‘World Cannot Let Assad Get Away with Chemical Attack’, Says John Kerry

The Secretary of State announced that the U.S. will not forgive the Syrian government for the last week’s “brutal and flagrant” chemical attack.

Speaking of the deadly chemical weapons attack, Secretary of State John Kerry announced on Friday that Syrian President Bashar al-Assad would not go unpunished for such a “crime against humanity.” Photo: U.S. Department of State/Flickr

During a press conference on Friday John Kerry claimed that the country found out that the Syrian regime carefully prepared for days to launch a chemical weapons attack which took lives of more that 1400 citizens, including at least 426 children.

Kerry made clear that the United States was preparing for a military response to the Assad’s attack, despite the Britain’s decision to stay away from any strikes on the Assad government.

“Its findings are as clear as they are compelling,” Kerry said of the report. “I’m not asking you to take my word for it, read for yourself.”

“We know that for three days before the attack, the Syrian regime’s chemical weapons personnel were on the ground in the area, making preparations,” he added.

The intelligence also found out that the preparations for the attack included putting on gas masks.

“This is what Assad did to his own people,” Kerry said. If the US and world allowed “a thug and a murderer like Bashar al-Assad” to get away with gassing his own people, he added, “there will be no end to the test of our resolve and the dangers that will flow from those others who believe that they can do as they will.”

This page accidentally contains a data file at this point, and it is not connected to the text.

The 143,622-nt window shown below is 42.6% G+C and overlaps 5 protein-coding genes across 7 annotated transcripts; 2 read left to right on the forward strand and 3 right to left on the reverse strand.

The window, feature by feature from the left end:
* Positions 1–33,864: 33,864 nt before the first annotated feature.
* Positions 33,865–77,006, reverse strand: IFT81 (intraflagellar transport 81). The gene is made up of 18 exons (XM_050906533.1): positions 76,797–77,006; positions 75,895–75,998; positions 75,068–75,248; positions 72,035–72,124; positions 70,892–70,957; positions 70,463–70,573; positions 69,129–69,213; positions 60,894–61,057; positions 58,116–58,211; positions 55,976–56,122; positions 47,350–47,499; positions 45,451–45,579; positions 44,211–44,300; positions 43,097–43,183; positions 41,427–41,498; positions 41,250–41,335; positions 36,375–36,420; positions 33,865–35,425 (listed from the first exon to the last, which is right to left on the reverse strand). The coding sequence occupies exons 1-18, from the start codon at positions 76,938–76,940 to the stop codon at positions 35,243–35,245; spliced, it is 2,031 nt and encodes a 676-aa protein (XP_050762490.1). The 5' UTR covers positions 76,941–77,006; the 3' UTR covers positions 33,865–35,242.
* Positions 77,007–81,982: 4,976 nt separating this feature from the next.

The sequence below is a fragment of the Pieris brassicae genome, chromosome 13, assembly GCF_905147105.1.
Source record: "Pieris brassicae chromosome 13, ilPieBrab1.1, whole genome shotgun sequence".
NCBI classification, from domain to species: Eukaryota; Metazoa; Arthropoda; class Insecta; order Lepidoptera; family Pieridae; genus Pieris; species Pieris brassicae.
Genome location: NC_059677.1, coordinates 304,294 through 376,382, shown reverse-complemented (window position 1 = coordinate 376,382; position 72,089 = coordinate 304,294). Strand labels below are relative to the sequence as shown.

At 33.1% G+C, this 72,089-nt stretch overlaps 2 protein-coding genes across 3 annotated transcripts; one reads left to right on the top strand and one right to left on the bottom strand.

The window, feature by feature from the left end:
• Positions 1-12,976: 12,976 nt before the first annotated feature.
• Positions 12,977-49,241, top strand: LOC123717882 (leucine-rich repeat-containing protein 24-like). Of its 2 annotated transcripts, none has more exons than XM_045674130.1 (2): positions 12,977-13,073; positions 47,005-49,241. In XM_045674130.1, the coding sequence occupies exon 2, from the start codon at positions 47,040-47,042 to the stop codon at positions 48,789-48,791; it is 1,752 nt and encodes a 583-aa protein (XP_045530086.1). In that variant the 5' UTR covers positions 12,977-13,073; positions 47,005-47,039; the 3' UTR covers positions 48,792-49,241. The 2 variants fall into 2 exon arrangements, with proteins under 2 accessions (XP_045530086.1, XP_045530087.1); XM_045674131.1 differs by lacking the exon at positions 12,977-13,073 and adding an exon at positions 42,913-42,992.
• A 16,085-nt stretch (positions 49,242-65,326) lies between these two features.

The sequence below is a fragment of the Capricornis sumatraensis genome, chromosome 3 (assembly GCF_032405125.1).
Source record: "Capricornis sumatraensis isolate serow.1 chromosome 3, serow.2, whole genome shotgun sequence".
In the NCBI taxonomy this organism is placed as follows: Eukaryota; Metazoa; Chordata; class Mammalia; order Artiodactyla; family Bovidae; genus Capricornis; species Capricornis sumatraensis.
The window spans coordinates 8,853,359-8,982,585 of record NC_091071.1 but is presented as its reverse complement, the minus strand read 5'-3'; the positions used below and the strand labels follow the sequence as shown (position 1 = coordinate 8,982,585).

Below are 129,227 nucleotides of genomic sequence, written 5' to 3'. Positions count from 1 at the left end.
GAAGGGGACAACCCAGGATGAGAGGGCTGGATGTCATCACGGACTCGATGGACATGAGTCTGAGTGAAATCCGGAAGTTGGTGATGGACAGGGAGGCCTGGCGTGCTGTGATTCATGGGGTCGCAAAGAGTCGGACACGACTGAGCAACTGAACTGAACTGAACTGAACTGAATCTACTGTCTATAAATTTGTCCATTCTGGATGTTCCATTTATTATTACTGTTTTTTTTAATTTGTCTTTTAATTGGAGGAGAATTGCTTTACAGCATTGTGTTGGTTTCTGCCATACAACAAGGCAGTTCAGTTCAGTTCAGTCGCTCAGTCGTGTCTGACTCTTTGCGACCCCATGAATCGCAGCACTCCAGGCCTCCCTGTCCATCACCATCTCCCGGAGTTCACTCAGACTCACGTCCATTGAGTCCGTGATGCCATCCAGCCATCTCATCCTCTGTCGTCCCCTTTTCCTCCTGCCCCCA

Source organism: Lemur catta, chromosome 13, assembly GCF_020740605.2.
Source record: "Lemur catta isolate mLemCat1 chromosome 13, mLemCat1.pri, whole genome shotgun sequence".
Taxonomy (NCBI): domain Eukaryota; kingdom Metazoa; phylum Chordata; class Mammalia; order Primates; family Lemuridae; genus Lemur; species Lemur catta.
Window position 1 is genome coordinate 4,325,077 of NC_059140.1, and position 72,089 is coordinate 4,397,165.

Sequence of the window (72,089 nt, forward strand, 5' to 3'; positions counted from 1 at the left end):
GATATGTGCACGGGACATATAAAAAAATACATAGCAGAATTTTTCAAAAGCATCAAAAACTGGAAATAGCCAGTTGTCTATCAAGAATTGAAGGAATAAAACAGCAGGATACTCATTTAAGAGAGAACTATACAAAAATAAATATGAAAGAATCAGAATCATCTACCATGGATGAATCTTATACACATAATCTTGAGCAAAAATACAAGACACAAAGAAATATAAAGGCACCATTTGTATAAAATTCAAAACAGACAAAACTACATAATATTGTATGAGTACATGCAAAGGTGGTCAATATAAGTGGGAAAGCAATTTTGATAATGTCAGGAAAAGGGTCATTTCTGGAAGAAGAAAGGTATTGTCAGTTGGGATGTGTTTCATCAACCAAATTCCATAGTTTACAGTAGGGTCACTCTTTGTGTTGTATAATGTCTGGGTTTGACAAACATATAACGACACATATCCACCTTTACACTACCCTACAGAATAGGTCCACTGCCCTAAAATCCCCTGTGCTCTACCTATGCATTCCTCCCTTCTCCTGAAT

“We do assess that [Assad] is the decision-maker, and that he’s ultimately in charge of deployment,” a senior administration official said in a conference call with reporters on Friday afternoon.

“Our intelligence community has carefully reviewed and re-reviewed the information regarding this attack,” Kerry announced on Friday. “It has done so more than mindful of the Iraq experience, and we will not repeat that moment.”

Later in the day the U.S. president spoke to reporters at the White House, emphasizing that he had not made any decisions about what actions the U.S. will take against the Syrian government, admitting that he is considering a “limited narrow act.”

“We’re not considering any open ended commitment,” Obama said. “We’re not considering any boots on the ground approach.”

“We are looking at the possibility of a limited, narrow act that would help make sure that not only Syria but others around the world understand that the international community cares about maintaining this chemical weapons ban,” he said.

“I have not made a final decision about various actions that might be taken to help enforce that norm, but as I’ve already said, I have had my military and our team look at a wide range of options. We have consulted with allies. We’ve consulted with Congress.”

According to The Huffington Post, President Obama assured reporters that many people, including himself, are “war weary.”

“There is a certain weariness, given Afghanistan. There is a certain suspicion of any military action post-Iraq,” Obama said, adding that he appreciated the skepticism.

“It’s important for us to recognize that when over a thousand people are killed, including hundreds of innocent children, through the use of a weapon that 98 or 99 percent of humanity says should not be used even in war, and there is no action, then we’re sending a signal … that is a danger to our national security.”

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